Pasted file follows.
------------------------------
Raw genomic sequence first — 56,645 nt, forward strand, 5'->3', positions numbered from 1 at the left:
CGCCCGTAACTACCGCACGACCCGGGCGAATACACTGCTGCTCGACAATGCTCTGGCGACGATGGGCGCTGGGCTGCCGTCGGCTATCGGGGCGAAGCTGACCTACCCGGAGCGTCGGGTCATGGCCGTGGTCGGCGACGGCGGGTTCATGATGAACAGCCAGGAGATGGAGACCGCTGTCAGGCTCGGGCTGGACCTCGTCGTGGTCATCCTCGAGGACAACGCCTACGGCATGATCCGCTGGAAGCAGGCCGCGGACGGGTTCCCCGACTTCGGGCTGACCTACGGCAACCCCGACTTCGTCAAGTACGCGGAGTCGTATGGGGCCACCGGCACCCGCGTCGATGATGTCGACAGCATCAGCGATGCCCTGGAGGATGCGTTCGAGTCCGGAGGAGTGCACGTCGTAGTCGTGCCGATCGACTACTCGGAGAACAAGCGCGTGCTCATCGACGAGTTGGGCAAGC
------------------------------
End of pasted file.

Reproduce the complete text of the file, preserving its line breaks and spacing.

Raw genomic sequence first — 56,645 nt, forward strand, 5'->3', positions numbered from 1 at the left:
CGCCCGTAACTACCGCACGACCCGGGCGAATACACTGCTGCTCGACAATGCTCTGGCGACGATGGGCGCTGGGCTGCCGTCGGCTATCGGGGCGAAGCTGACCTACCCGGAGCGTCGGGTCATGGCCGTGGTCGGCGACGGCGGGTTCATGATGAACAGCCAGGAGATGGAGACCGCTGTCAGGCTCGGGCTGGACCTCGTCGTGGTCATCCTCGAGGACAACGCCTACGGCATGATCCGCTGGAAGCAGGCCGCGGACGGGTTCCCCGACTTCGGGCTGACCTACGGCAACCCCGACTTCGTCAAGTACGCGGAGTCGTATGGGGCCACCGGCACCCGCGTCGATGATGTCGACAGCATCAGCGATGCCCTGGAGGATGCGTTCGAGTCCGGAGGAGTGCACGTCGTAGTCGTGCCGATCGACTACTCGGAGAACAAGCGCGTGCTCATCGACGAGTTGGGCAAGC